A deeper question for me is why so many Christians (particularly millennials) are forced to ponder these questions alone, in the frustration of their rooms and laptop screens, and not within the safe and sanctifying walls of their churches. It is lonely to be a news-reading, millennial evangelical these days. We care about systemic racism and black lives; we care about gay marriage, because as millennials growing up in a rapidly changing world, we don’t first see bible verses, we see faces; we care about Dakota pipelines, Trump tweets, climate change. We have opinions and doubts and questions, and we grow stagnant without communities that interact with those opinions and doubts and questions. What will you do with us, Church? Will you give us a refuge? Will you give us, even, a platform? Or will you let us keep hiding in your midst while older (white, married, male) congregants talk for far too long and far too repetitively of things we wanted to discuss rather than hear.

It’s July 2017. I’ve been out of school for a year, facing all the usual trials and questions that a recent graduate faces. I have doubts, and I have doubts about my doubts. I have friends, and I long for more community. I have a job, and I’m trying to figure out what to do with my life. I’m saving money, and I’m trying to learn what it means to love God with all that is mine. I’m a minority, and for the first time, trying to understand what that means and how it’s impacted me. If my life were a novel, it would be a Bildungsroman, a coming-of-age story. The story of the millennial Christian is the story of coming of age in a radically-evolving culture, one in which this utterly unprecedented presidency plays a key role. And the truth is, it’s confusing and frustrating; it’s not like we know anyone else who’s had to come of age in the age of Trump. It’s difficult to know where to look. It’s difficult to know what to trust. And if the answer is the Church, then I think I must confess, it’s an answer that lacks conviction.

unanswered prayers and emptiness-turned-hospitality (because someone once said that acts of love are never wasted)

A few days ago, while skimming through old files on my laptop, I came across one that was simply titled with the name of a friend. Opening it, I realized it was a powerpoint I’d created several years ago in an effort to more intentionally pray for this non-Christian friend. Some sections had prayers written on a nearly daily basis, other sections skipped weeks between prayers, but by the time the powerpoint fully loaded, there were more than a hundred slides of prayers spanning the last four years. I don’t believe I’ve prayed for anybody as intentionally as I’ve prayed for this friend.

God has yet to answer any of these prayers. I’m not alone in this. He has yet to answer many people’s prayers—the ones for sick loved ones, wayward children, unfulfilling vocations—and it only takes a cursory glance at the news to see He has yet to answer all (or even most) of our prayers for our nation or for peace abroad. Sometimes the silence of God in the face of our pleading is more than we can take; there’s a reason my powerpoint has long gaps in between prayers. There is a peculiar and powerful kind of grief to praying for something over and over and over again and seeing no measurable answer.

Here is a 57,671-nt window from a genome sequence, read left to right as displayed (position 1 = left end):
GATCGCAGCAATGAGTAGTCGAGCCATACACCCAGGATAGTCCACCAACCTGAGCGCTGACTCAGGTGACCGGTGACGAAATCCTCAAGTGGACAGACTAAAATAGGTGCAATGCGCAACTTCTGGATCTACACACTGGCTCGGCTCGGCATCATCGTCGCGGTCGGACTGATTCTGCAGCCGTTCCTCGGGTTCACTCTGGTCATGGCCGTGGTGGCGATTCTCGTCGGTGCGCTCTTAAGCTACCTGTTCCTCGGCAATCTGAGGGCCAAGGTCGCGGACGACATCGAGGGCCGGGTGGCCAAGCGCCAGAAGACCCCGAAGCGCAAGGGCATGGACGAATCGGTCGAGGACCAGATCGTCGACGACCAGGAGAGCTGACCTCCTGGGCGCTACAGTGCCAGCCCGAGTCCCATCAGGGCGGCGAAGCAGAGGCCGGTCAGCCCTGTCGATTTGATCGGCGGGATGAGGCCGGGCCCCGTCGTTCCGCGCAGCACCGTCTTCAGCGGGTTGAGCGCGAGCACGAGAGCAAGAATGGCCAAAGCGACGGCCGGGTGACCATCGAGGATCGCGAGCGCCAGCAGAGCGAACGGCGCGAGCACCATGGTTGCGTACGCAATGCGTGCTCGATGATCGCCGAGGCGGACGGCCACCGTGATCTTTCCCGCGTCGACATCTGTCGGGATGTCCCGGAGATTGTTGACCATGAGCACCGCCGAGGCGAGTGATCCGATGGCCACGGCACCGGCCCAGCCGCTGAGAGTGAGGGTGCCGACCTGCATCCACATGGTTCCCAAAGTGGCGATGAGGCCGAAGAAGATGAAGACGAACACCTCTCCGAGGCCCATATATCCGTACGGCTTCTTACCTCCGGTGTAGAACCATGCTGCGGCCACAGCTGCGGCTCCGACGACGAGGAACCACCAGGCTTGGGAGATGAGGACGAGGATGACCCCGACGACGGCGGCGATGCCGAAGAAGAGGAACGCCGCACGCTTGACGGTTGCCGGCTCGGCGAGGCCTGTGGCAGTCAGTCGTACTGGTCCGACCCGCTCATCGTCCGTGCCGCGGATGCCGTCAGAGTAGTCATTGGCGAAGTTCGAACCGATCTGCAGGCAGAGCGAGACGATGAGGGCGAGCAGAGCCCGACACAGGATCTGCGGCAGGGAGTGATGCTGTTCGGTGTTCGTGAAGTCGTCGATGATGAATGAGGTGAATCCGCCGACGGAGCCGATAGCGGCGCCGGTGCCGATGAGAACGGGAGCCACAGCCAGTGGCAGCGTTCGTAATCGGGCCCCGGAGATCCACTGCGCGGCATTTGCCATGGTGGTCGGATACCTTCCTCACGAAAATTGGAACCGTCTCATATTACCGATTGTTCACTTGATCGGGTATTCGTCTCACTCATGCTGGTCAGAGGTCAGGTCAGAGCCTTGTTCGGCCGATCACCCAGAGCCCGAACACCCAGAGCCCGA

I’ve been thinking a lot about hospitality after finding that powerpoint. It’s one of those words we’ve managed to sterilize, and what is left intact is a mildly pleasant and generally risk-free image of inviting someone over for dinner and offering them coffee and dessert afterward. While there’s nothing wrong with cooking dinner for someone—and a shared meal can be a powerful avenue through which true hospitality might occur—I think it’s far from encapsulating the actual meaning of the word. The Greek etymon for hospitality is xenia, and if you’ve read any Homer, you know that welcoming the stranger formed a vital part of ancient Greek culture. The epics are wrought with instances of hospitality, usually involving kings welcoming disguised characters into their homes for refreshment, story-telling, and song.

I think there’s something profound about this inclusion of story-telling and song—it shows that hospitality is not simply offering physical nourishment but allowing someone to bring their stranger-ness to the table, so to speak, and partake in it with them. That’s essentially what I understand hospitality to be: the host creating an intentional space in which the guest enters in and the two radically engage in a dialectic of equal participation—giving and receiving, speaking and listening, self and other. The goal is not domination nor assimilation but generous participation. Henri Nouwen says it like this in his book Reaching Out: